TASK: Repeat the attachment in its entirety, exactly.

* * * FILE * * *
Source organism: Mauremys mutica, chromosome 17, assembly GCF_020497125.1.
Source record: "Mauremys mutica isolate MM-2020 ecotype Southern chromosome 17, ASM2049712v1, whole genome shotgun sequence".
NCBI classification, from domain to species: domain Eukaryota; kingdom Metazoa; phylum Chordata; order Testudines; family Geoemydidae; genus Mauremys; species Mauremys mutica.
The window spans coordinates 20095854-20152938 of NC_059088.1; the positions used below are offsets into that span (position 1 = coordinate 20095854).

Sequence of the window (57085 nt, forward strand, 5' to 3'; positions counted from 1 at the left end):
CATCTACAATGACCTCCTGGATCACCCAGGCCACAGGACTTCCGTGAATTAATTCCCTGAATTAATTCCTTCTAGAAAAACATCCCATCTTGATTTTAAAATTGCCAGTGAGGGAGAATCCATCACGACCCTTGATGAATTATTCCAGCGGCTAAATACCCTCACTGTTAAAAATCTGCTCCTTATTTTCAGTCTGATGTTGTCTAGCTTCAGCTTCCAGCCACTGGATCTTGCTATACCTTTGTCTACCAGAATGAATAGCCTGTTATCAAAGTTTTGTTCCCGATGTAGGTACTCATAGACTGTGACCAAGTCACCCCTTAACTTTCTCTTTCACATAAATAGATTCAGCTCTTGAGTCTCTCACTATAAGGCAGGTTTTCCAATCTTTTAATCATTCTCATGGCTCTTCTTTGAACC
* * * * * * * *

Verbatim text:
Source organism: Mauremys mutica, chromosome 17, assembly GCF_020497125.1.
Source record: "Mauremys mutica isolate MM-2020 ecotype Southern chromosome 17, ASM2049712v1, whole genome shotgun sequence".
NCBI classification, from domain to species: domain Eukaryota; kingdom Metazoa; phylum Chordata; order Testudines; family Geoemydidae; genus Mauremys; species Mauremys mutica.
The window spans coordinates 20095854-20152938 of NC_059088.1; the positions used below are offsets into that span (position 1 = coordinate 20095854).

Sequence of the window (57085 nt, forward strand, 5' to 3'; positions counted from 1 at the left end):
CATCTACAATGACCTCCTGGATCACCCAGGCCACAGGACTTCCGTGAATTAATTCCCTGAATTAATTCCTTCTAGAAAAACATCCCATCTTGATTTTAAAATTGCCAGTGAGGGAGAATCCATCACGACCCTTGATGAATTATTCCAGCGGCTAAATACCCTCACTGTTAAAAATCTGCTCCTTATTTTCAGTCTGATGTTGTCTAGCTTCAGCTTCCAGCCACTGGATCTTGCTATACCTTTGTCTACCAGAATGAATAGCCTGTTATCAAAGTTTTGTTCCCGATGTAGGTACTCATAGACTGTGACCAAGTCACCCCTTAACTTTCTCTTTCACATAAATAGATTCAGCTCTTGAGTCTCTCACTATAAGGCAGGTTTTCCAATCTTTTAATCATTCTCATGGCTCTTCTTTGAACC